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2020-09-16 05:52:43
John Q. Adams
President John Quincy Adams Looks to Close the Estate of His Revered Father, John Adams The bequests put into effect and all work done, he, as Executor for his father’s estate, pays his fellow Executor, Josiah Quincy, the fees due him for acting in that capacity
08/12/1830. John Adams died on July 4, 1826, exactly 50 years after signing the Declaration of Independence which he was so instrumental in creating and getting approved. In perhaps American history’s greatest coincidence, his death occurred the same day as that of Thomas Jefferson, the author of the Declaration. They were the last of the greatest Founding Fathers, and with their passing from the scene an era ended and only one signer of the Declaration of Independence was left alive. Adams died during the second year of his eldest son's presidency.Adams left a will that was quickly admitted to probate, and on August 1, 1826, the probate judge issued Letters of Administration stating that in his will, the late President had “committed unto John Quincy Adams, Doctor of Laws, and Josiah Quincy, Doctor of Laws, both of Boston, in the County of Suffolk and Commonwealth aforesaid, the Executors in the same Will”, and that they must act “well and faithfully to execute the said Will, and to administer the Estate of the said Deceased according thereunto; and to make a true and perfect inventory of all and singular the Goods, Chattels, Rights and Credits of the said Deceased; and to exhibit the same into the Registry of the Court of Probate for the County aforesaid, at or before the first Day of November next ensuing…” John Quincy Adams was the deceased’s eldest son, and Josiah Quincy III was the Mayor of Boston and the son of his late friend and co-counsel in the Boston Massacre trial. Quincy would soon take office as President of Harvard University, from which both … [Click Below for Full Description]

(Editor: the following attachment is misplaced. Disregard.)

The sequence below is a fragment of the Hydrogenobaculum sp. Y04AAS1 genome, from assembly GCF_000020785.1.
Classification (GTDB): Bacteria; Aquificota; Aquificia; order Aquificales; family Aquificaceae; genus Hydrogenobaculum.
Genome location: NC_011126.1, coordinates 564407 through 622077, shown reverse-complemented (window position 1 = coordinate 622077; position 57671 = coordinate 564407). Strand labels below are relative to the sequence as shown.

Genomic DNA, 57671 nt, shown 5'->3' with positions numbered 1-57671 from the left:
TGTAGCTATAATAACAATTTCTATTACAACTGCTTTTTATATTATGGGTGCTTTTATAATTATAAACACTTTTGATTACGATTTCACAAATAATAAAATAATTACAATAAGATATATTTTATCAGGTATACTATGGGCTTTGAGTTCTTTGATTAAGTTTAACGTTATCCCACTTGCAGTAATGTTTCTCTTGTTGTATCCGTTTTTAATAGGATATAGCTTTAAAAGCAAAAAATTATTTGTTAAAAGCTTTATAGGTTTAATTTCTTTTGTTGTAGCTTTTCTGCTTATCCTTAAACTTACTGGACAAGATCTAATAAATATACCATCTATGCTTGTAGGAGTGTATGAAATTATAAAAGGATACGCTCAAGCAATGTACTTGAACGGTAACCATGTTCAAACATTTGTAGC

Bookseller: The Raab Collection [United States]
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